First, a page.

Business and life lessons from a freshman physics problem

Originally published on Wed, 05/27/2015 - 14:47

Some schools offer an introductory physics course that could be dubbed "physics for poets."   MIT offers "physics for masochists" – 8.012 / 8.022 – which, being a glutton for punishment, appealed to my loving a challenge.

I remember a particular problem which was simpler than most in the problem sets and required no math beyond simple algebra but was very rich in physics.  Now, some years later I see the problem as illustrative of the challenges of business and life.

Here is the problem:

We have two SuperBalls (extremely elastic toy balls made by Wham-O). The masses are $m_1$ and $m_2$ where $m_1 \gg m_2$.  The balls are initially stationary being held vertically touching one another at height $h$ above a flat horizontal hard surface, the less massive ball on top.  The diameters of both balls are small compared to $h$.  Both balls are simultaneously released and allowed to free fall.  How high will the less massive ball bounce?

That's it.  I've actually tried it with SuperBalls of different masses.

The point of the exercise is to get think about:

  1. Problem setting. In this case, the configuration of the SuperBalls initially and as collisions occur.
  2. Constraints. The physical laws that apply, here, conservation of energy and momentum.
  3. Simplifying assumptions. The things that we can ignore.  In this problem, as in life, the judgment calls that we make in our thinking processes are critical to success. The assumptions here are:
    • $m_1 \gg m_2$.  The algebraic solution hinges on this at several points (for example, $m_1 + m_2 \approx m_1$).
    • The diameters are small compared to $h$.
    • The use of SuperBalls and a hard surface mean that any collisions are elastic.
    • We are in a uniform gravitational field (constant $g$).
    • Trajectories are one-dimensional (we drop carefully or have some kind of frictionless guide mechanism).
  4. Immediate implications. The answer to the problem.
  5. Lessons to be drawn. More general insights that can guide our thinking and behavior in the future.  (What might we think about both similar and different situations?  What analogies might be drawn?)

Now I won't bore you, dear reader, on the details of the solution.  (The less massive ball bounces to height $4*h$, by the way.)  But there are a few comments that I wish to make about the problem and beyond.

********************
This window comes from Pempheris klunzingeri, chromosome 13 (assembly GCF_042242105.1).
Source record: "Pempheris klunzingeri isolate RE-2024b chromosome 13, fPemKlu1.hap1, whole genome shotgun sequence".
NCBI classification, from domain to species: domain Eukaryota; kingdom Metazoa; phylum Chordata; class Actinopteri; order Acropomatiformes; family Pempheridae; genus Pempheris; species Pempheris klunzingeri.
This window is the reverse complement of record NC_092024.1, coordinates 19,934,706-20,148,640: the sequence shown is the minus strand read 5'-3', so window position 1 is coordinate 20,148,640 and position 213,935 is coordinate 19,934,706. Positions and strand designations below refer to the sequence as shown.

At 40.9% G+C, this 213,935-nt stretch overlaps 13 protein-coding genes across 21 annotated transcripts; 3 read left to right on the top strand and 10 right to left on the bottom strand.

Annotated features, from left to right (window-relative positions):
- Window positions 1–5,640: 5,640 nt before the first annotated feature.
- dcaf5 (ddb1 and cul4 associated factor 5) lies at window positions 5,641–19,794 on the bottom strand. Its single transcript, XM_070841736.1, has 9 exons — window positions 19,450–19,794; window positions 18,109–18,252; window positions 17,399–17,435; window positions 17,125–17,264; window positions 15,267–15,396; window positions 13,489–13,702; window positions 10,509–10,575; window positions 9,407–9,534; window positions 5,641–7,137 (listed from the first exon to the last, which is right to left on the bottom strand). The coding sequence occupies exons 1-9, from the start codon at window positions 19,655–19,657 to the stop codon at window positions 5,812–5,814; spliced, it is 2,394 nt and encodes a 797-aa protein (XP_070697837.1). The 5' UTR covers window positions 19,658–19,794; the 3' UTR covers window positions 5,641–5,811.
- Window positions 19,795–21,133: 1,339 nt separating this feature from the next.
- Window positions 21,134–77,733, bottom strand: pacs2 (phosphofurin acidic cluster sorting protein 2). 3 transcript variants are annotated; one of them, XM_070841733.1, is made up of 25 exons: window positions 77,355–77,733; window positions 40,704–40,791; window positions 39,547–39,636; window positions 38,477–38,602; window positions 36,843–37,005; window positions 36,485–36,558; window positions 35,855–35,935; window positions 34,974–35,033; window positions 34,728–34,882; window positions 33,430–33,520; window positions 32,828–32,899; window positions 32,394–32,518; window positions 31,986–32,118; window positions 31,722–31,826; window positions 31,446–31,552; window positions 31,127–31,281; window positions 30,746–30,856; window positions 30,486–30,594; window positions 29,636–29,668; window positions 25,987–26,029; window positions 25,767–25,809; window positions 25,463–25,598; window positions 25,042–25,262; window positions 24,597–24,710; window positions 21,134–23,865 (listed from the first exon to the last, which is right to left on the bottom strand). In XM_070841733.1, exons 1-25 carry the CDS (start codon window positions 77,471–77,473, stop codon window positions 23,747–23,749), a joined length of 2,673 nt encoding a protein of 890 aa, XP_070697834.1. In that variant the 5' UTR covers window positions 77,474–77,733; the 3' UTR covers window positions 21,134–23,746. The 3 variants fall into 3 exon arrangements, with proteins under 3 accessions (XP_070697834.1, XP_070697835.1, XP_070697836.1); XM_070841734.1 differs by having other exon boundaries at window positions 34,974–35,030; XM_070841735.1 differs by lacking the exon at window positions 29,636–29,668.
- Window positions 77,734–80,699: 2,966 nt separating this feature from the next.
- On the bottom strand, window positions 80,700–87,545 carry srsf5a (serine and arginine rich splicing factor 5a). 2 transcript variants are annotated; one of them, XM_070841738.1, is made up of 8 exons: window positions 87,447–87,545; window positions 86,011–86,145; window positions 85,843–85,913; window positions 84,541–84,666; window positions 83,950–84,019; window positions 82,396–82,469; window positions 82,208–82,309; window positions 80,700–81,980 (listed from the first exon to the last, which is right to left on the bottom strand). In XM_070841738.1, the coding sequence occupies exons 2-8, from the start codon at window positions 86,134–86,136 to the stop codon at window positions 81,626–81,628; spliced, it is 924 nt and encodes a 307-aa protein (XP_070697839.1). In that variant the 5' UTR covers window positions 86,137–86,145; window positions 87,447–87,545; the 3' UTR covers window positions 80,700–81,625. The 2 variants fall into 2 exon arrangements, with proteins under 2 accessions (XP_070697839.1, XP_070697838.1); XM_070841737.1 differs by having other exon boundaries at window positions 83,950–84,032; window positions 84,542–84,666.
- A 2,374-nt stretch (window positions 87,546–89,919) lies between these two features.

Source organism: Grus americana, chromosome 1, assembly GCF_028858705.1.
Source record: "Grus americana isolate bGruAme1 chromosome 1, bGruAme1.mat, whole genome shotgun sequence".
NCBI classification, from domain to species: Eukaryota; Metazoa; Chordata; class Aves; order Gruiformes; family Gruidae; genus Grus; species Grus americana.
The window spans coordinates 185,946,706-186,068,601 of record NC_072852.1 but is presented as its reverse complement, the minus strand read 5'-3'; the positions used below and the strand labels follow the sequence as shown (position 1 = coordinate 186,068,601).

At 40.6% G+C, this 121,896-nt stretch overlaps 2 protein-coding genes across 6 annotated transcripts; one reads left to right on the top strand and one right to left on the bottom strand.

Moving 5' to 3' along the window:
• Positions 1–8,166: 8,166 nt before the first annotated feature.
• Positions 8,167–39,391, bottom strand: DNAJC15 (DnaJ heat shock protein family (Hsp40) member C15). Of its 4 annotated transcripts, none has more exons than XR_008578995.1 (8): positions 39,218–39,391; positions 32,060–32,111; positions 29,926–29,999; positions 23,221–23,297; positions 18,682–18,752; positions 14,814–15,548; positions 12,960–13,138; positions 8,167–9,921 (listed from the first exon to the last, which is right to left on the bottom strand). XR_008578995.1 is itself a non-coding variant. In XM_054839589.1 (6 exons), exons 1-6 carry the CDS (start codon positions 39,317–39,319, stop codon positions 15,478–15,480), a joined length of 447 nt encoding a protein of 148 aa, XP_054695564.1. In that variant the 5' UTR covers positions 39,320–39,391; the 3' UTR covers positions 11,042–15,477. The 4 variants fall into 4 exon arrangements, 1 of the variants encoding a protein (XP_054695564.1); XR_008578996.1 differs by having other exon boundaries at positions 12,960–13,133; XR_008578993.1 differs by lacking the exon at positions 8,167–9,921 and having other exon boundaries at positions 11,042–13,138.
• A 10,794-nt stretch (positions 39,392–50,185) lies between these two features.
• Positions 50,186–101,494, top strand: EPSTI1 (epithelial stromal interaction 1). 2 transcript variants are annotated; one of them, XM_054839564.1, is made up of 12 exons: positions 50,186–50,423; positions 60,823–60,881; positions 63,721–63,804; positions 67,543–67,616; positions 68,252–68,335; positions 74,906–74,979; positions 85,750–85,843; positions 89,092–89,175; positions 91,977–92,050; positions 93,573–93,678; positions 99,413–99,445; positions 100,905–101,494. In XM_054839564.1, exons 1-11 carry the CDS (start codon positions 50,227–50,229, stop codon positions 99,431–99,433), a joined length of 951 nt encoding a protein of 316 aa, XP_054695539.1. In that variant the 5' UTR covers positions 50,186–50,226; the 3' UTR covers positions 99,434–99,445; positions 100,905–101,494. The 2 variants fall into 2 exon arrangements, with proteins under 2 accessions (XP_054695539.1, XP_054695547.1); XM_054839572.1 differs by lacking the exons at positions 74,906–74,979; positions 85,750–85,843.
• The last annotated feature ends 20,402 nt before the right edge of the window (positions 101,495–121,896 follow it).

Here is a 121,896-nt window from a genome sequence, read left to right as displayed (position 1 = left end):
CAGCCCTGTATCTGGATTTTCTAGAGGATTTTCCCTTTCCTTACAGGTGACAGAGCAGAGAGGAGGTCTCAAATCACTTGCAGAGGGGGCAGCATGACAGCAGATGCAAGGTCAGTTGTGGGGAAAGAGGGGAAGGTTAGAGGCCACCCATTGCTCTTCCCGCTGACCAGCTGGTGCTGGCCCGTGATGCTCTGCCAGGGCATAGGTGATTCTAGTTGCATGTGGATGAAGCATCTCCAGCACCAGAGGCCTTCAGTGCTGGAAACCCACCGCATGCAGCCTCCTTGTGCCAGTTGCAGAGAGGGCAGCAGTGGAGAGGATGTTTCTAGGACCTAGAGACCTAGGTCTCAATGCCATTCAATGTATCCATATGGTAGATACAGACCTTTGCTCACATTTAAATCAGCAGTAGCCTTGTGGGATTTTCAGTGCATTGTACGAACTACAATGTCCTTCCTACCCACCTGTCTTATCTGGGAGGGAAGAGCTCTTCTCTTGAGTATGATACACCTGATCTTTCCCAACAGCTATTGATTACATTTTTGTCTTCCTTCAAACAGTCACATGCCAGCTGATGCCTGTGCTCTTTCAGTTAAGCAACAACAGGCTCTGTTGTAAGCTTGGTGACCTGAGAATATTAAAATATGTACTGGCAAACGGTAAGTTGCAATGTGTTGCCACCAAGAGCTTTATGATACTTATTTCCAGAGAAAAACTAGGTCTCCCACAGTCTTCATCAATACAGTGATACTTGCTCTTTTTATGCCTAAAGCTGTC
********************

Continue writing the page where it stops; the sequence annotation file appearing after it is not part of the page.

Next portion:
1. Problem setting. I think sometimes we all have trouble breaking actions into their constituent parts. The "five whys" technique of root cause analysis is motivated here.  In physics, business, and life the most apparent or obvious actions or events usually have deeper counterparts that must be understood. The insight that you need to solve this problem is that there is a sequence of actions from the initial drop to the small ball reaching its maximum height. Think of it the sequence as this:
    • Initially both balls have 0 velocity but are accelerating downward at 9.8 m/s/s.
    • The massive ball contacts the ground.
    • The massive ball reverses direction – and is now headed back up. The less massive ball contacts but it is still headed down.
    • Both balls are headed back up after colliding with each other. People who struggle with this problem usually don't see that the solution derives from the conservation of momentum and energy at this collision.
  2. Constraints. Every situation is governed by constraints, symmetries, boundaries and factors that control the flow and conservation of material and energy.  The clearer grasp we have of the principles at play and the forces that we need to grapple with, the more effective we can be in using these constraints to our advantage instead of detriment.
  3. Simplifying assumptions. Again, these are the things that we can or should ignore.  When I have read business cases (such as those in the Harvard Business Review) it seems to me that much of the problem is in how to separate out the critical elements from those which are to be ignored or left alone or delayed for later consideration.  So it is with most human interactions.
  4. Immediate implications. The reason problem sets are given to students is to develop skills for new problems and to develop the imagination to ask new questions.  But once in a while a particular problem and solution takes on a meaning of its own.   Dropping two SuperBalls and getting one to bounce four times higher -  well, that's just plain cool!
  5. Lessons to be drawn. How often in life are we just a small SuperBall – able to bounce and ready to make our mark in the world.  If dropped on our own, we can bounce back as high as we started.  But when we can bounce with and off of other SuperBalls that are bigger, smarter, wiser, or otherwise better endowed, sometimes we can bounce to heights we could not previously imagine.

We all can play the role of the massive SuperBall sometimes and the smaller SuperBall other times.  Teams can exhibit superlative performance when everyone at times is the massive SuperBall and at other times is the smaller SuperBall.